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Gerard O’ConnellOctober 18, 2023
Jesuit Father Agbonkhianmeghe Orobator, dean of the Jesuit School of Theology at Santa Clara University in California, speaks during a briefing about the assembly of the Synod of Bishops at the Vatican Oct. 17, 2023. Sheila Leocádia Pires, secretary of the synod's information commission, looks on. (CNS photo/Lola Gomez)

As I write on Oct. 18, we are now halfway through the synod’s first session, which several of its 365 members have described to me as “a marathon.” It demands energy, concentration and the will to keep going to its conclusion on Oct. 29.

Some had to drop out of the marathon, including Cardinal Pierbattista Pizzaballa, the Latin Patriarch of Jerusalem, who had to return to Jerusalem following the attack on Israel by Hamas and Israel’s declaration of war. Likewise, the two bishops from mainland China departed from the synod early this week because of “pastoral needs” in their dioceses.

Each synod member can address the plenary assembly briefly, and I understand that already more than half of them have availed of that possibility in the first two weeks. Commenting on these public interventions, one member characterized them this way: Several gave in-depth interventions, while others sought to firmly reassert the church’s teaching on doctrine, especially on moral questions, when they sensed this was being challenged in some way in their group.

But I learned that the speakers who had the greatest impact on the assembly were those who spoke “from experience.” I was told that there was “a shocked silence” when one member gave a heartrending testimony. Timothy Radcliffe, O.P., referred to that same testimony this morning when, seeking to remind the synod members that “we are called to embrace a deeper sense of who we are as the improbable friends of the Lord, whose scandalous friendship reaches across every boundary,” he said, “Many of us wept when we heard of that young woman who committed suicide because she was bisexual and did not feel welcomed.”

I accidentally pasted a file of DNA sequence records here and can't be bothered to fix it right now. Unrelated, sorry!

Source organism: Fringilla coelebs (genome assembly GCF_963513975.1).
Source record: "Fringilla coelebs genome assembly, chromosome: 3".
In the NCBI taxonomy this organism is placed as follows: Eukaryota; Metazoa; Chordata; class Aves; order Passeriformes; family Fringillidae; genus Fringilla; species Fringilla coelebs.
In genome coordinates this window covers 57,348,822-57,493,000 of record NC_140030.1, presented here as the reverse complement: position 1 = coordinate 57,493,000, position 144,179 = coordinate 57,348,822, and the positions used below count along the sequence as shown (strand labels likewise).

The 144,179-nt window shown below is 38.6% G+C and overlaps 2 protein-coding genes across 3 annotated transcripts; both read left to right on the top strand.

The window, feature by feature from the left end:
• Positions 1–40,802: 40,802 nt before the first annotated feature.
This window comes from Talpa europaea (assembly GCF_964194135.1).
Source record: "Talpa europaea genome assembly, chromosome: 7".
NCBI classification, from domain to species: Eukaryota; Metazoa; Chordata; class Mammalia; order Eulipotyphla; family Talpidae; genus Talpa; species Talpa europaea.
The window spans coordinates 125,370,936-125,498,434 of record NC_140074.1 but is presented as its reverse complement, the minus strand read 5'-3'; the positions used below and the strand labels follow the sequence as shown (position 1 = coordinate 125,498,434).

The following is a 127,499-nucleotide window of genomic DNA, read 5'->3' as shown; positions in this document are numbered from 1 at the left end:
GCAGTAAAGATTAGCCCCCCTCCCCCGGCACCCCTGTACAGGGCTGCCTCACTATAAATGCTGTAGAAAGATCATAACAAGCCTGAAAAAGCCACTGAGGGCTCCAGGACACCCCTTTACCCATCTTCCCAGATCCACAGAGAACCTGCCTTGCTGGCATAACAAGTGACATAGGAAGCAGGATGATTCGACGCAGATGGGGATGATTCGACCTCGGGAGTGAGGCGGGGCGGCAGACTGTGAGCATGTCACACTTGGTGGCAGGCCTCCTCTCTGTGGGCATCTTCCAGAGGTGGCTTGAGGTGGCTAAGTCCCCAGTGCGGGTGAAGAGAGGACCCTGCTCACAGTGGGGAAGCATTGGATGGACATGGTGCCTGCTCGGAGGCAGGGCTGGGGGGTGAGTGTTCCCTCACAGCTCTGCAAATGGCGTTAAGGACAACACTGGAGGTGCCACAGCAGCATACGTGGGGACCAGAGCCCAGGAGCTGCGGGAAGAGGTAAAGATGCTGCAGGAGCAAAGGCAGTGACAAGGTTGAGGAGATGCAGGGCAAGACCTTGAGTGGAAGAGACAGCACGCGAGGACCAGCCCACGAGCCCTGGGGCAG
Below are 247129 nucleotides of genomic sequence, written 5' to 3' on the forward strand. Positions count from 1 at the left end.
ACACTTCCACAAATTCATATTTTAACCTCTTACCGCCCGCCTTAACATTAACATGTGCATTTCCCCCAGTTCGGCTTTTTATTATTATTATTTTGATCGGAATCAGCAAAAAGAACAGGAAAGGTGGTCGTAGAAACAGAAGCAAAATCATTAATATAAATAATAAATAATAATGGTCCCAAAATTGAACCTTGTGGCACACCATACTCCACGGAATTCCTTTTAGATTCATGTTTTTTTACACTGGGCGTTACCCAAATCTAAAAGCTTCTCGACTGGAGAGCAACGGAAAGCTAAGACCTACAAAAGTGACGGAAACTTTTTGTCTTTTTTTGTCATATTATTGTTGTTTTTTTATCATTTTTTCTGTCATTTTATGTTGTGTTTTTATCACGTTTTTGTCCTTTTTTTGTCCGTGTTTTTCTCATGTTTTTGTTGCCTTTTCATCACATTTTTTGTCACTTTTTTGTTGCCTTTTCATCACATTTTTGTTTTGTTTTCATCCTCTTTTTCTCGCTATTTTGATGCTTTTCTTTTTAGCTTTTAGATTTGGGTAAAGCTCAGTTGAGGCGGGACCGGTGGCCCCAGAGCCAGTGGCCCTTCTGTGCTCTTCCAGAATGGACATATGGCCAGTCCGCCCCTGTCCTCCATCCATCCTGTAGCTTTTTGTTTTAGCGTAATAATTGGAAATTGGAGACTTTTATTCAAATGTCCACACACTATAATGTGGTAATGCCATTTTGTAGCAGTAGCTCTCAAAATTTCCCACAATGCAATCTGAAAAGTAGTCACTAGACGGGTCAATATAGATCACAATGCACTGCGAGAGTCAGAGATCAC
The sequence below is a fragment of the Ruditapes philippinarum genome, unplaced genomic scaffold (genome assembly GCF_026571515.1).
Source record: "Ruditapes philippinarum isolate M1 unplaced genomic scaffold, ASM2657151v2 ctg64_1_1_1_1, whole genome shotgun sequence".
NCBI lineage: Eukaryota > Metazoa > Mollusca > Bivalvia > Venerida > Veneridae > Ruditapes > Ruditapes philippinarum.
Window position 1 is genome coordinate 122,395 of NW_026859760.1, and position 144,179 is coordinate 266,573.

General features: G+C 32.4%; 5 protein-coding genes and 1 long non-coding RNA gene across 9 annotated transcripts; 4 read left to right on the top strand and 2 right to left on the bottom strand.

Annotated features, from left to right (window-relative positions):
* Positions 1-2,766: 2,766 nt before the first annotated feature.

“The work of the synod will begin when the gatherings here end. This will be tested in the years to come.”

“I hope it changed us,” he added.

In my first synod diary, I reported that one speaker reminded the assembly, “We discern experiences, not ideas.” In fact, the synod itself is an original experience for the participants and a totally different one from previous synods. The Nigerian theologian Agbonkhianmeghe Orobator, S.J., put it this way at a press briefing: “This is a privileged moment because we’re part of an experience and process of the church making and remaking itself. It’s a once-in-a-lifetime experience that calls on theologians to deepen the process and bring out something new in how we live.”

Father Orobator is convinced that “the process is more important than the outcome.” He added, “There has been no shortage of divergence and differences. The process has allowed these to exist. And it has allowed the conversation not to devolve into animosity.”

Father Orobator explained that “[f]ocusing on the mechanisms and frameworks of listening and dialogue—these are the things that will lead us to a new way of being, where people, no matter who they are, are able to be heard and contribute to our discernment.” Looking ahead, he said: “The work of the synod will begin when the gatherings here end. This will be tested in the years to come.”

While the synod experience, and especially the methodology, was new for many participants, the Irish Loreto sister Patricia Murray, I.B.V.M., remarked at a briefing that “as a member of a congregation, I feel we’ve been putting synodality into practice over 20 years…. It’s a joy to see it unfold in the universal church.”

She rejoiced that “this discernment journey is not just this month. I’m happy there are two stages because as things come up from different perspectives, we’re holding our unity in diversity. We’re allowing it all to nourish us through voices and differences of opinion. But we need to go deeper in the months ahead.”

She said each synod member is “called to do personal preparation before we engage. You’re asked to speak deeply about your voice. And you can feel your own position being broadened, widened because of the diversity of opinions, ecclesiologies, etc. Naming the tensions is important in this process. Time is a gift, and we have to use it together, but also the time between our synodal assemblies for further prayer, reflection and discernment.”

The synod is now in the second half of the marathon. Only 12 more days to go. Then, as Father Orobator said, the work begins again.

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